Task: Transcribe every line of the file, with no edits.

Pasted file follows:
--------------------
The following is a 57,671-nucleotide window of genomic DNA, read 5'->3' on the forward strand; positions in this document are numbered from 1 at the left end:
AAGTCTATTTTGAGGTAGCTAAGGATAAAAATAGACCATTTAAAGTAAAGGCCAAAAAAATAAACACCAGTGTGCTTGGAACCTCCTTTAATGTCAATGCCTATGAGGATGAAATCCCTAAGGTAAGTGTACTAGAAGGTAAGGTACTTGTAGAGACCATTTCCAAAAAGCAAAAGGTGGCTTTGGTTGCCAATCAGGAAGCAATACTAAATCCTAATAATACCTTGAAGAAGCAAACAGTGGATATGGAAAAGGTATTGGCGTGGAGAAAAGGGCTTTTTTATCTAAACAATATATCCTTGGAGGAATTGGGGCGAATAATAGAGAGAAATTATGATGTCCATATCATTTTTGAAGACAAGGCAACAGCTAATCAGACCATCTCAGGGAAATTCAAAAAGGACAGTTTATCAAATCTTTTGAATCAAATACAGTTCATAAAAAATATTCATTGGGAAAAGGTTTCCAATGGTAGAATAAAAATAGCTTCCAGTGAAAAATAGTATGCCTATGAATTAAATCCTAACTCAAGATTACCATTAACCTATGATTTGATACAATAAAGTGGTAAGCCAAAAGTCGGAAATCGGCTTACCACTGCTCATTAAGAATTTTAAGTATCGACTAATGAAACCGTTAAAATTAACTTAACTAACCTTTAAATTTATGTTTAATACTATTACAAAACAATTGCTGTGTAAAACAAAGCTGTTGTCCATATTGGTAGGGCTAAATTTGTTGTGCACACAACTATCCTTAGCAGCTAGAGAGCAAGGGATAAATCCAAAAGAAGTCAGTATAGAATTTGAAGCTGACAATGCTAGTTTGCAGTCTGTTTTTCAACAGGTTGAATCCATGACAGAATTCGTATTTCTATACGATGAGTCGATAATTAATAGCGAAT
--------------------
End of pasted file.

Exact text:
The following is a 57,671-nucleotide window of genomic DNA, read 5'->3' on the forward strand; positions in this document are numbered from 1 at the left end:
AAGTCTATTTTGAGGTAGCTAAGGATAAAAATAGACCATTTAAAGTAAAGGCCAAAAAAATAAACACCAGTGTGCTTGGAACCTCCTTTAATGTCAATGCCTATGAGGATGAAATCCCTAAGGTAAGTGTACTAGAAGGTAAGGTACTTGTAGAGACCATTTCCAAAAAGCAAAAGGTGGCTTTGGTTGCCAATCAGGAAGCAATACTAAATCCTAATAATACCTTGAAGAAGCAAACAGTGGATATGGAAAAGGTATTGGCGTGGAGAAAAGGGCTTTTTTATCTAAACAATATATCCTTGGAGGAATTGGGGCGAATAATAGAGAGAAATTATGATGTCCATATCATTTTTGAAGACAAGGCAACAGCTAATCAGACCATCTCAGGGAAATTCAAAAAGGACAGTTTATCAAATCTTTTGAATCAAATACAGTTCATAAAAAATATTCATTGGGAAAAGGTTTCCAATGGTAGAATAAAAATAGCTTCCAGTGAAAAATAGTATGCCTATGAATTAAATCCTAACTCAAGATTACCATTAACCTATGATTTGATACAATAAAGTGGTAAGCCAAAAGTCGGAAATCGGCTTACCACTGCTCATTAAGAATTTTAAGTATCGACTAATGAAACCGTTAAAATTAACTTAACTAACCTTTAAATTTATGTTTAATACTATTACAAAACAATTGCTGTGTAAAACAAAGCTGTTGTCCATATTGGTAGGGCTAAATTTGTTGTGCACACAACTATCCTTAGCAGCTAGAGAGCAAGGGATAAATCCAAAAGAAGTCAGTATAGAATTTGAAGCTGACAATGCTAGTTTGCAGTCTGTTTTTCAACAGGTTGAATCCATGACAGAATTCGTATTTCTATACGATGAGTCGATAATTAATAGCGAAT